Hanukkah 101

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Hanukkah 101

Hanukkah is celebrated with a nine-candled menorah, food, and games.

Hanukkah is celebrated with a nine-candled menorah, food, and games.

PC: Tristan Upton ('21)

Hanukkah is celebrated with a nine-candled menorah, food, and games.

PC: Tristan Upton ('21)

PC: Tristan Upton ('21)

Hanukkah is celebrated with a nine-candled menorah, food, and games.

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Hanukkah, or Chanukah, is the eight-day Jewish celebration commemorating the rededication during the second century B.C. of the Second Temple of Jerusalem, where, according to legend and the Talmud (one of Judaism’s most sacred texts), Jews rose up against their oppressors in the Maccabean Revolt. In their rededication of the Second Temple, Judah Maccabee and other Jews were astonished when a menorah’s candles burned for eight nights despite only having enough olive oil for one day. While there are many other interpretations of its historical origins, Hanukkah usually relates the miracle that happened when Jews maintained their faith and hope centuries ago. Eliana Birnbaum-Naul (‘23) said, “Like most of the stories behind Jewish holidays, the one behind Hanukkah is they tried to oppress and kill us but we’re here – Let’s eat!”

Hanukkah means “dedication” in Hebrew, and is often called the “Festival of Lights,” as it is celebrated with the lighting of a menorah, traditional foods, games and gifts. Sydney Gerlach (‘20) described, “Hanukkah is a really nice time since I have dinner with my family every night and we light the menorah and exchange gifts. It’s especially nice since I’m so busy and don’t get to spend a lot of time with my family during the school week.” Like Christmas, it falls on the 25th of the month — but the Jewish month of Kislev, which is determined by the lunar calendar. As a result, Hanukkah falls on a different day every year (this year, it begins on the 22nd of December and ends on the 30th). 

In fact, many people know little about Hanukkah. Hanukkah actually used to be a fairly minor Jewish observance and is not mentioned at all in the Bible; rabbis established it much later to commemorate the events of the historic battle. It is often overshadowed by its proximity to Christmas, but holds its own in the unique traditions it entails. Eliana added, “Hannukah is actually a pretty minor holiday, and in the U.S it is often a reflection of Christmas. This is pretty much the only Jewish holiday where something like that has happened, so people tend to have a pretty warped image of the holiday itself.” Jonas Pfefferman (‘24) affirmed: “It’s just more relaxed in the sense that there’s no service to go to and minimal prayers and rituals.”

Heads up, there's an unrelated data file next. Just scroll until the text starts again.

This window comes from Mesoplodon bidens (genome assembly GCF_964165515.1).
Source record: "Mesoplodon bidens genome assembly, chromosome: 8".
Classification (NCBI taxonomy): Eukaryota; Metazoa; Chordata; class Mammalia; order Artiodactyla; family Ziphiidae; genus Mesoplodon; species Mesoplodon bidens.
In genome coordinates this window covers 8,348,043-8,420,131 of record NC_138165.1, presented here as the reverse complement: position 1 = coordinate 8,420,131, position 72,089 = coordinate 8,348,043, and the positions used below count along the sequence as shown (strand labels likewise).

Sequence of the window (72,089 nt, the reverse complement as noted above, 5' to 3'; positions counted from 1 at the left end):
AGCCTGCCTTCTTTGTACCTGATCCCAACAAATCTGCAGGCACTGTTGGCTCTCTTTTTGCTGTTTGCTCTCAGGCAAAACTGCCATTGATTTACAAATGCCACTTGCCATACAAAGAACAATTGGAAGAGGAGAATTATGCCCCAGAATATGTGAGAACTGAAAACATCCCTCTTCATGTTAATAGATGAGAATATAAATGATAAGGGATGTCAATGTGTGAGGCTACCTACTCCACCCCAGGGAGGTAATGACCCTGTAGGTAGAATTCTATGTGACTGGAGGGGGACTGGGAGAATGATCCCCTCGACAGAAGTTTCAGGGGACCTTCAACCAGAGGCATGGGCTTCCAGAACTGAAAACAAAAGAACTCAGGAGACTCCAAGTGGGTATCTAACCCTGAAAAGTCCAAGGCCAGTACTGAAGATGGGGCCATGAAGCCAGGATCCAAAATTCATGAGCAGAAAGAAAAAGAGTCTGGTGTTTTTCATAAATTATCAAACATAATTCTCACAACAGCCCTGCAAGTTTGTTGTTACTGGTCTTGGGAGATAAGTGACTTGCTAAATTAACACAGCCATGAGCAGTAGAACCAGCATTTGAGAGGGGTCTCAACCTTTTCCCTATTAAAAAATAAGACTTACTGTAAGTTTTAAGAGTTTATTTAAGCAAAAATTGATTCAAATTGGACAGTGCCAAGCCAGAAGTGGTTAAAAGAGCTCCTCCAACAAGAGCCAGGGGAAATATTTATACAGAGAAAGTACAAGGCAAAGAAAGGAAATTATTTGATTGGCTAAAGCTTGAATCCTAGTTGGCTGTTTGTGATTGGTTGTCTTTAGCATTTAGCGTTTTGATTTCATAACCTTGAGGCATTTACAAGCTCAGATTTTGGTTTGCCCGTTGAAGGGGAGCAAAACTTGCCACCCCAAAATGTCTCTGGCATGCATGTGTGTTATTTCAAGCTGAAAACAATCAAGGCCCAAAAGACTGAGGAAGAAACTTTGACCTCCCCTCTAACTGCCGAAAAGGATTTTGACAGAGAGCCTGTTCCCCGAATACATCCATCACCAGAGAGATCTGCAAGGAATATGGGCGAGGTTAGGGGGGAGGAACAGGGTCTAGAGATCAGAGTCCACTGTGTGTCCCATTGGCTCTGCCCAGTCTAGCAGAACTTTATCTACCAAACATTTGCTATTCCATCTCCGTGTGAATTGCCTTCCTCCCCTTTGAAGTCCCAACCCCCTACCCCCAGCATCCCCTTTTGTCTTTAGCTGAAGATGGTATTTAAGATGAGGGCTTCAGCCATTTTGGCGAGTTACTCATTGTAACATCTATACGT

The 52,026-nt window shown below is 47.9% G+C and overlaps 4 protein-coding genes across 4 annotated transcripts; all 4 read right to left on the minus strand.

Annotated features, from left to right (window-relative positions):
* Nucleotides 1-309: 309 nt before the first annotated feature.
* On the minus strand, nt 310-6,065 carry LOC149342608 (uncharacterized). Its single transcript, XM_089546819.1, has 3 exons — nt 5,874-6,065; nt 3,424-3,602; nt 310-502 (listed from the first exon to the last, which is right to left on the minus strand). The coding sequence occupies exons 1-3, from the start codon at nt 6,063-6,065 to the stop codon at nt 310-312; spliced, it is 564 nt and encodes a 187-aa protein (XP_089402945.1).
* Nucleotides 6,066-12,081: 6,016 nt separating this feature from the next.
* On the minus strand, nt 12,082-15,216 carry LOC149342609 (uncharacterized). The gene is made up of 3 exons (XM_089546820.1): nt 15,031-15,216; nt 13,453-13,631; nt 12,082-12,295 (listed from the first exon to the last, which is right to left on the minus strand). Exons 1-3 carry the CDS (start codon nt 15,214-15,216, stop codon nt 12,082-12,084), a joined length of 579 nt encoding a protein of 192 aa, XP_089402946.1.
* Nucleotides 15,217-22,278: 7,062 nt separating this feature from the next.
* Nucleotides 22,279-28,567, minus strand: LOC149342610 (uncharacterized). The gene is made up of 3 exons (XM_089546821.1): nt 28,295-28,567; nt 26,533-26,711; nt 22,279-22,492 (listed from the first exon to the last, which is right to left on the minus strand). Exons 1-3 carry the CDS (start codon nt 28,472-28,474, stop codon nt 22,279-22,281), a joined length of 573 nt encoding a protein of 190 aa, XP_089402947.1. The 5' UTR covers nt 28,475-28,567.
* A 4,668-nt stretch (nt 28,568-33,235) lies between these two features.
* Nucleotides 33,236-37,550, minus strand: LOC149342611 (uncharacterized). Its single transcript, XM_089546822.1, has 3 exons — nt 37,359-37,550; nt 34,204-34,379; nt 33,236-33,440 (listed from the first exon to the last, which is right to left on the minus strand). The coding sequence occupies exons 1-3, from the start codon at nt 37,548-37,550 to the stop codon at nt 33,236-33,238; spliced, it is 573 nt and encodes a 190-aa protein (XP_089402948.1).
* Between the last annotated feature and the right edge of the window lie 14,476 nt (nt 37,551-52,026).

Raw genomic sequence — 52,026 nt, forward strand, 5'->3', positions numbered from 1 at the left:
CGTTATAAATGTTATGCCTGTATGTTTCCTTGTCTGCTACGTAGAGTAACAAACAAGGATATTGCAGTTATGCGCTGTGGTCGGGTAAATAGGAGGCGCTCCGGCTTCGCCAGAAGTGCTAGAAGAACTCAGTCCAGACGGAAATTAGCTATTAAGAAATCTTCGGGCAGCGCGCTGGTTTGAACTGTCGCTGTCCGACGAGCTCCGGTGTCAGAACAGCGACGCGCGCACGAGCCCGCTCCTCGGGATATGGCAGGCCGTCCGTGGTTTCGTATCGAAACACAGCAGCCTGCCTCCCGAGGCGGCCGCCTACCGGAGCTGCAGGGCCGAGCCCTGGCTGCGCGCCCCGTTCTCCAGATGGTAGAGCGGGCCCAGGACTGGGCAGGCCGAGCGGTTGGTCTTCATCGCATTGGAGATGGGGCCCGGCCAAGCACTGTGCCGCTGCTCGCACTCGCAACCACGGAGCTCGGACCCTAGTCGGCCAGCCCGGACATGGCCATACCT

The celebration of Hanukkah is centered around and begins with the menorah; on the first night of the holiday, one candle is lit, and on the second night, the second candle is lit. For eight days, a candle is lit every night until all eight are lit on the last night. There is also a ninth candle in the middle called the shammash that is used to light the other candles. 

Jewish children often play a game called dreidel, in which all participants start with an equal number of a treat or item and gamble between each other by spinning a four-sided top that determines certain outcomes, like getting all, half, or nothing from a pile in the middle. Interestingly, the four letters on the dreidel (nun, gimel, hey, shin) stand for the Hebrew phrase, “Nes gadol haya shaam,” meaning “A great miracle happened there.” Other traditions include eating fried foods like latkes, which are fried potato pancakes that are often eaten with applesauce or sour cream. Sydney Gerlach (‘20) expressed, “It’s always fun to spend an afternoon making latkes with my aunt, mom, and grandma.” Some Jews honor the holiday by eating donuts, or sufganiyot in Hebrew, which are filled with either custard or jelly, deep-fried, and sprinkled with sugar. 

In fact, members of the middle school Jewish Student Association (JSA) hosted a Hanukkah chapel around two weeks ago. Tali Ben-Yehuda (‘25), a member of the group, shared, “The chapel talk about Hanukkah went well. Jonas and Kayla Pfefferman (‘24 and ‘26), Raphael Delgado (‘24), and I shared our stories and told the traditions that we share, such as eating latkes, lighting the menorah, and sufganiyot, jelly donuts.” Raphael explained, “At Bishop’s, really all I do for Hanukkah is maybe give a speech and go to a party, but at home, every night, I’ll light candles and say prayers with my family. This year I’ll probably go to synagogue one out of eight nights just to be there with everyone else, even though there is no service for Hanukkah.” 

So, in the spirit of the holiday season, one might want to consider celebrating Hanukkah with a friend or relative for its compelling history, festive ambience, and tempting food.